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Foods That Are Banned Around The World (For a Reason)

min read

By Chelsea Dolan

Medically Reviewed by Julie Ching, MS, RDN, CDE

It’s funny to think how some of the foods you eat every day could be banned in another country. On the other hand, there may even be foods banned in your own country that you didn’t already know about. Whether it be due to health reasons, strict laws, or copyright infringements, some foods might be considered normal in one place and illegal in another.

Here are 8 foods that are banned in certain countries…

Chewing Gum

According to Statista, In 2017, chewing gum sales generated a whopping $3.9 billion in the North American market. Despite its popularity, this chewy candy is completely banned in Singapore. The government made this decision in 1992 out of concern for cleanliness around the country. For that reason, you won’t be seeing sidewalks or public tables littered with gum.

BBC says the law became slightly less strict in 2004 and now allows sugar-free and therapeutic gum. So the next time you take a trip to Singapore, be mindful of the type of chewing gum you bring with you. And don’t litter your chewing gum after you’re done with it!

Sassafras

Sassafras comes from trees native to eastern North America. It’s traditionally used in teas and soups and is best known for flavoring root beer. However, since the U.S. deemed sassafras oil as a potential carcinogen in 1960, the ingredient has been completely banned for use in foods. Today, most root beer is made from other flavorings.

M&M’s

M&M’s continues to be the leading chocolate candy brand in the United States. Data from Statista shows these chocolates had $688.7 million in sales in 2017. But the one place you won’t see these candy-coated treats on shelves is in Sweden. According to Food & Wine, the Swedish government has disallowed Mars, the maker of M&M’s, to sell them in the Scandinavian country because of a trademark dispute.

A Swedish chocolate brand has been marketing their chocolate with a lowercase “m” since the 60s. This became a problem when M&M’s were introduced to Sweden in 2009. To the Mars brands’ dismay, it’s been decided they can only be sold with uppercase letters.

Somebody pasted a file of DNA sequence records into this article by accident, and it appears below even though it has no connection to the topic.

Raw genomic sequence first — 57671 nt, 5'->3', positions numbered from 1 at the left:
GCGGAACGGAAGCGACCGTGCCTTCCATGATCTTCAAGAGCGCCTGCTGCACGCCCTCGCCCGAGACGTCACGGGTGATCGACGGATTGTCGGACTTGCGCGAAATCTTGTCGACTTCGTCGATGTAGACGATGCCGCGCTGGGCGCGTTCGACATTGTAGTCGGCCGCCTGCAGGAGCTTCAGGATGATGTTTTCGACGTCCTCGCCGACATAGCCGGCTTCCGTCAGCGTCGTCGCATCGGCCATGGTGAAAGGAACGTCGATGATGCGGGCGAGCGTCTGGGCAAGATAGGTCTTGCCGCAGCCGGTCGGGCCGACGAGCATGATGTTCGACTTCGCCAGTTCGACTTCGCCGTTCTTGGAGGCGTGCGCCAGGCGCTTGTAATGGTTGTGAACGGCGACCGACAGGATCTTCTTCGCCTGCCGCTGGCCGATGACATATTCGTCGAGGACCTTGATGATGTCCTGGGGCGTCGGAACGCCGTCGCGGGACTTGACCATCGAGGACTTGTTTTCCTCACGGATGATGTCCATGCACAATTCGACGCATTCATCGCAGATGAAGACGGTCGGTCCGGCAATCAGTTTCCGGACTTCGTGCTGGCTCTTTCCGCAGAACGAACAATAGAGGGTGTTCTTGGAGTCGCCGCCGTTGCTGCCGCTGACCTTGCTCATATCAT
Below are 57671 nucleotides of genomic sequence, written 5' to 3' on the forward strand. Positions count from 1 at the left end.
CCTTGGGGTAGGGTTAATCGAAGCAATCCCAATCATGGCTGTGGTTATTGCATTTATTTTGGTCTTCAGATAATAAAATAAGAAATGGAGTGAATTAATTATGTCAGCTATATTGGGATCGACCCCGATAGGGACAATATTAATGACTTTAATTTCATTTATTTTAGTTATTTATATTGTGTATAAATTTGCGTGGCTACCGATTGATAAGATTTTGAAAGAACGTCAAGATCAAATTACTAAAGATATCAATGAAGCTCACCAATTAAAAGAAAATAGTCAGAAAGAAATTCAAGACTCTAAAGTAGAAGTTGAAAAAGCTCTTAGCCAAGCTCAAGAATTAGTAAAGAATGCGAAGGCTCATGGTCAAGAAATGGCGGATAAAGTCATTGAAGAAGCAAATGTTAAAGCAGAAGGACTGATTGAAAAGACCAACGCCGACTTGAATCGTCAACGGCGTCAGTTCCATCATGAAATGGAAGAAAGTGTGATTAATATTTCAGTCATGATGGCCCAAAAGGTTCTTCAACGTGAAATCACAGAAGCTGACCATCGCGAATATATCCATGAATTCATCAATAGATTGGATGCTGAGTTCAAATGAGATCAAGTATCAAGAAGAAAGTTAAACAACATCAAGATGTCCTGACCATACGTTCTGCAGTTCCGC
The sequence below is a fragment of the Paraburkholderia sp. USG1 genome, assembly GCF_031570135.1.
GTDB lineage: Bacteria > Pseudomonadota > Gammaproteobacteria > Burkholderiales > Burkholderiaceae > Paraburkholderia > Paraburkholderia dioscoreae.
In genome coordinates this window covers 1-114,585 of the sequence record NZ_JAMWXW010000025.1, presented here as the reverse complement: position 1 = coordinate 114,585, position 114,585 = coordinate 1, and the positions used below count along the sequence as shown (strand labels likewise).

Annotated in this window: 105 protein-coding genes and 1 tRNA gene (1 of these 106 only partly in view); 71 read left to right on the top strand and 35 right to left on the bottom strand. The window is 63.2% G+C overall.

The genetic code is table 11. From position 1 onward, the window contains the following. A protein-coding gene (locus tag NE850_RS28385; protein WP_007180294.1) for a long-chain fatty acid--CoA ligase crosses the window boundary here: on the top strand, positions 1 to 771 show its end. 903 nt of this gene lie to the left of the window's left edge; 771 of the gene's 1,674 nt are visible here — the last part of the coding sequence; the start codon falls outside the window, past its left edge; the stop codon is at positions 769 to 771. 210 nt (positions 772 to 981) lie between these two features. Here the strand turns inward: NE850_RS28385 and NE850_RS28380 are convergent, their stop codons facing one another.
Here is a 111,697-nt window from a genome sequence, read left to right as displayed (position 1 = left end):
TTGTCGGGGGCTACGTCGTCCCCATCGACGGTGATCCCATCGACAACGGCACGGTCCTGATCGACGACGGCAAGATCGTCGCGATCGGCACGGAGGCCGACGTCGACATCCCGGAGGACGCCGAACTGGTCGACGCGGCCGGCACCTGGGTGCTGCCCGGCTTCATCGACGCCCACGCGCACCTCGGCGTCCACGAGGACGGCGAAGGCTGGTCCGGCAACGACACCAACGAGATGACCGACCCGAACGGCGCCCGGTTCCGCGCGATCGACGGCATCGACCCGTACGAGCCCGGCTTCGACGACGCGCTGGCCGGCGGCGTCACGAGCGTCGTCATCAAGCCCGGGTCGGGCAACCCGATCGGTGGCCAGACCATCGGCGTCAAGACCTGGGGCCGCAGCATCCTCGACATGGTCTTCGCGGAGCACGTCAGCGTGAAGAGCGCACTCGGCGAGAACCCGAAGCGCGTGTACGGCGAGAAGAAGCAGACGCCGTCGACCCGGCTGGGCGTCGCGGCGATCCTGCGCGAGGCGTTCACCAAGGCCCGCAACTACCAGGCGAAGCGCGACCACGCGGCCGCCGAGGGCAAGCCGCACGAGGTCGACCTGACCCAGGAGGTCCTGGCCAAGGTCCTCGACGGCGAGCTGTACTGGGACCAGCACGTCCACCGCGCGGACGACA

Photo Credit: aperturesound / Shutterstock.com

Haggis

While haggis is known as Scotland’s most popular delicacy, you won’t be finding it on menus in the U.S. or Canada. This is because one of the ingredients in haggis is lungs from a sheep (also known as offal). Sheep lung is forbidden from being used as human food in these two countries.

The National Post explains the ban was made out of concerns that people could get a degenerative illness called “scrapie” that’s similar to mad cow disease. You can find lung-free haggis in North America, but it’s nowhere close to the authentic version you’ll be able to eat all over Scotland.

Beluga Caviar

One pricey item you can’t consume in the U.S. is Beluga caviar. Business Insider says these eggs come from the endangered fish, beluga sturgeon, and cost as much as $200 per ounce. The U.S. banned the importation of beluga caviar in 2005 to protect the fish and reduce poaching.

Horse Meat

Horse meat is illegal to sell, serve and distribute within the United States. However, the U.S. does allow horse meat to be sold and shipped to countries where it’s legal. Some of these countries include Canada, Japan, Belgium, Norway, and Slovenia. Although there have been talks to lift the restrictions, the ban still remains.

Japanese Puffer Fish

To prevent people from getting severely sick, the U.S. advises restaurants and fish markets not to buy pufferfish. The fish contains toxins worse than cyanide and symptoms can be experienced as soon as 20-minutes after consumption. It can even be fatal.

It’s so risky, that the country has heavily restricted the importation of pufferfish. According to the U.S. Food and Drug Administration (FDA), the only acceptable source is from a New York importer.

Ketchup

Perhaps one of the more surprising food bans in the world is France’s war on ketchup. In 2011, the country went on a mission to preserve French cuisine for future generations. This resulted in regulations that allow students to only consume french fries once a week with a single serving of ketchup. Not only that, but ketchup is not allowed to be used on traditional French dishes.

That’s not to say the ketchup ban is all bad news. Fox News reports schools must now offer four to five French dishes each day and provide unlimited quantities of French baguettes.

MS, RDN, CDCES

Julie Ching is a Registered Dietitian and Certified Diabetes Educator in Los Angeles. She decided to become a Dietitian after traveling through Europe, South America, and Asia and discovered a passion for food. She now works with people of all ages and varying disease states to improve their health. She is passionate about teaching people about nutrition so they can live their best life while still considering their cultural and socioeconomic backgrounds.

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